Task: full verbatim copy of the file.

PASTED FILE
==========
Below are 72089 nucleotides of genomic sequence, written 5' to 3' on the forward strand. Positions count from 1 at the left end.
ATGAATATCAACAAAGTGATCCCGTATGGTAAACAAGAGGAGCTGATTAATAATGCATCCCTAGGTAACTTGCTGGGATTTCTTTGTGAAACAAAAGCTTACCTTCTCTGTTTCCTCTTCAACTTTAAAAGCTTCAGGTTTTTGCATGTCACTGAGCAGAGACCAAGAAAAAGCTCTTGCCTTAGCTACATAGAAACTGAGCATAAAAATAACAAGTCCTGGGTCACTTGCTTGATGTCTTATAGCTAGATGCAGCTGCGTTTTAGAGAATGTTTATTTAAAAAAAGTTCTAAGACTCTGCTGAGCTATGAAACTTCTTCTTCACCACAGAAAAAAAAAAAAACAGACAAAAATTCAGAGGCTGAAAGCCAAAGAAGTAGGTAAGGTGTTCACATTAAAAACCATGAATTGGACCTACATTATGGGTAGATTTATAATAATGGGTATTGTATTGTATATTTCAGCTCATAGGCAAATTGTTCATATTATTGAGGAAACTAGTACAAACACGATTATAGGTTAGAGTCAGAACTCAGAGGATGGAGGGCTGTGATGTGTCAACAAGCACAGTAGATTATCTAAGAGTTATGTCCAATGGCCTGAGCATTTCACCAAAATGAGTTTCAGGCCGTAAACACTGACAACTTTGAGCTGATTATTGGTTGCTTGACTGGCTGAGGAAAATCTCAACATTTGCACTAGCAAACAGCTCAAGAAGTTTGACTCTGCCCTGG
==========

Below are 72089 nucleotides of genomic sequence, written 5' to 3' on the forward strand. Positions count from 1 at the left end.
ATGAATATCAACAAAGTGATCCCGTATGGTAAACAAGAGGAGCTGATTAATAATGCATCCCTAGGTAACTTGCTGGGATTTCTTTGTGAAACAAAAGCTTACCTTCTCTGTTTCCTCTTCAACTTTAAAAGCTTCAGGTTTTTGCATGTCACTGAGCAGAGACCAAGAAAAAGCTCTTGCCTTAGCTACATAGAAACTGAGCATAAAAATAACAAGTCCTGGGTCACTTGCTTGATGTCTTATAGCTAGATGCAGCTGCGTTTTAGAGAATGTTTATTTAAAAAAAGTTCTAAGACTCTGCTGAGCTATGAAACTTCTTCTTCACCACAGAAAAAAAAAAAAACAGACAAAAATTCAGAGGCTGAAAGCCAAAGAAGTAGGTAAGGTGTTCACATTAAAAACCATGAATTGGACCTACATTATGGGTAGATTTATAATAATGGGTATTGTATTGTATATTTCAGCTCATAGGCAAATTGTTCATATTATTGAGGAAACTAGTACAAACACGATTATAGGTTAGAGTCAGAACTCAGAGGATGGAGGGCTGTGATGTGTCAACAAGCACAGTAGATTATCTAAGAGTTATGTCCAATGGCCTGAGCATTTCACCAAAATGAGTTTCAGGCCGTAAACACTGACAACTTTGAGCTGATTATTGGTTGCTTGACTGGCTGAGGAAAATCTCAACATTTGCACTAGCAAACAGCTCAAGAAGTTTGACTCTGCCCTGG